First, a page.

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You might have noticed that Whimsey Pie is turning into a compilation of  book reviews for The Eclectic Reader Challenge and a gallery for Weekly Photo Challenges.  This is not what I originally envisioned for my blog but it will have to do for the moment.  To be honest, I’m more than a little overwhelmed with life so the fact that I’m posting anything at all feels like an award-worthy accomplishment.  And, I guess I could be doing a lot worse by this little corner of the Internet than talking about books and sharing some of my photos.

I don’t think I’ve shared this directly, but I began full-time work on an on-line Masters degree in August.  It’s been challenging, to say the least.  I don’t think I’ve ever doubted my life choices and intellectual capabilities or struggled with time management issues so much in my life.  I’m discovering that working a full-time job that requires constant creative and critical thinking and taking graduate courses which demand more of the same drain me completely.  I have nothing left to offer here at Whimsey Pie or anywhere else.  I’ve been wondering a lot lately if creative energy is physiologically like will power - a finite reserve that runs out and must be replenished often with relaxation and novel experiences.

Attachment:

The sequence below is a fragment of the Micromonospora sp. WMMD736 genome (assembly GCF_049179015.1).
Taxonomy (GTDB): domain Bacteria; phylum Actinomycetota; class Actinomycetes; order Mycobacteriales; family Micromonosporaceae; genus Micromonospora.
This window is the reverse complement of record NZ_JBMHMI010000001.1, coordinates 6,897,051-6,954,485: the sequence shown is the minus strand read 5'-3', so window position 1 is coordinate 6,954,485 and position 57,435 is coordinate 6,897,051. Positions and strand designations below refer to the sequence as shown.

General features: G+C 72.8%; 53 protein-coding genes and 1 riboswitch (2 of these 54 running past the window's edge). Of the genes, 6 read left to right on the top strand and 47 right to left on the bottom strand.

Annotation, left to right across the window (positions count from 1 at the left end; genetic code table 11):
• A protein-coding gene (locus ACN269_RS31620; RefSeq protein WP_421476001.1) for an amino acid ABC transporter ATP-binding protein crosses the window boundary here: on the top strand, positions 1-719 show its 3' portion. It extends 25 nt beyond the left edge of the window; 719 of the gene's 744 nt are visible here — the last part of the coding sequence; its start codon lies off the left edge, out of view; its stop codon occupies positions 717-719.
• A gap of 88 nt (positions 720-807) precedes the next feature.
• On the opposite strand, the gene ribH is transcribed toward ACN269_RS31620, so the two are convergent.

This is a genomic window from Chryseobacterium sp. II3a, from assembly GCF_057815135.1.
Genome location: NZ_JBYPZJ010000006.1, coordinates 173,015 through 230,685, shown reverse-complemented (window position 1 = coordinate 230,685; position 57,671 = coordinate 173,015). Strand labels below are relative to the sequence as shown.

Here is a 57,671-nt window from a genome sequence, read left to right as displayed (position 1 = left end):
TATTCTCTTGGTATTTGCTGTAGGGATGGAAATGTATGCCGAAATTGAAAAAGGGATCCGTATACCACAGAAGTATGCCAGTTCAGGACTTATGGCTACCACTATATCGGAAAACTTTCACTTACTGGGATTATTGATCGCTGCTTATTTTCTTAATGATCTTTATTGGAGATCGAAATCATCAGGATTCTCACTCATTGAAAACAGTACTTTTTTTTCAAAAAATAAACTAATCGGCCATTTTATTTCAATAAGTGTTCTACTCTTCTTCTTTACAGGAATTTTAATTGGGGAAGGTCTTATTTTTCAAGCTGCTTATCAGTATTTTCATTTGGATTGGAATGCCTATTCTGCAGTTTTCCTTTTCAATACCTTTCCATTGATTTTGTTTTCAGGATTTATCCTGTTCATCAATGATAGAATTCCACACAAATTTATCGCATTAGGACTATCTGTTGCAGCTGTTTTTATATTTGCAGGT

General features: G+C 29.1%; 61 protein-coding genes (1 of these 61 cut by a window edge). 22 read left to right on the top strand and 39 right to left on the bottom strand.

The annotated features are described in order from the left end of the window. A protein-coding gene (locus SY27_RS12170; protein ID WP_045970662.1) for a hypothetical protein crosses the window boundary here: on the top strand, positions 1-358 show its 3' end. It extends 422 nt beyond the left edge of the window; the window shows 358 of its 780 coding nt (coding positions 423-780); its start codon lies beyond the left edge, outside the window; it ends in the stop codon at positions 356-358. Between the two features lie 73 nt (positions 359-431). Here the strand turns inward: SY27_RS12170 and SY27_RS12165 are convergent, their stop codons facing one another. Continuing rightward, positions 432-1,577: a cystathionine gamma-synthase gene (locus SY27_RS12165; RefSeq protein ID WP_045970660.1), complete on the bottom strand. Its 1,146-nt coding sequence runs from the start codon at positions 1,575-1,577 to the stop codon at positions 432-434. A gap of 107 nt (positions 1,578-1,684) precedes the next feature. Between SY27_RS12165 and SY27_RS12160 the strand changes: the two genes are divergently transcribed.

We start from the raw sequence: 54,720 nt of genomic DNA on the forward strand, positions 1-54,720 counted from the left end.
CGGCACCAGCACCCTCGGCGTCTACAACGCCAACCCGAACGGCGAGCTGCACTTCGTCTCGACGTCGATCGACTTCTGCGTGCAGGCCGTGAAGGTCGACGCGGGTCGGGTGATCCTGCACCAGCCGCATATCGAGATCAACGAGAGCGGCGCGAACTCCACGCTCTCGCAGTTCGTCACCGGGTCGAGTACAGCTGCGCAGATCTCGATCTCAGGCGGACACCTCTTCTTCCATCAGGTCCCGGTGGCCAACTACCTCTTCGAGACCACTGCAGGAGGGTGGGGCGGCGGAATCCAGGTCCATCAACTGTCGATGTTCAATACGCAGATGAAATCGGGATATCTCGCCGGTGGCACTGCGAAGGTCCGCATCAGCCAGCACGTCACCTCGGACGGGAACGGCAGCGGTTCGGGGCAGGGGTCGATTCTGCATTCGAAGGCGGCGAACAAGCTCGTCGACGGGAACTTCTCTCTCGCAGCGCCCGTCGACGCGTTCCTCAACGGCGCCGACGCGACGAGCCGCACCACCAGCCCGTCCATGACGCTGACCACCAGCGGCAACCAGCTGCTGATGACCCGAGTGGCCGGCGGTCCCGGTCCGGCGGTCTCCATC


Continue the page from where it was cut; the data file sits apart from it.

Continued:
Anyway, I’m not writing this to whine.  I’ve made my choices and am living out the consequences the best that I can (although whining about it occasionally does make me feel better).  No, I’m writing all this simply to say I haven’t had much to say lately, and certainly not much of anything that any of you lovely readers would want to read.  So for now, I hope you enjoy the book reviews, the Photo Challenges, and the occasional inspired post. I anticipate that things will eventually turn around.  Thanks for sticking around while I get my feet back under me!




A Celebration of the American West at the Denver Art Museum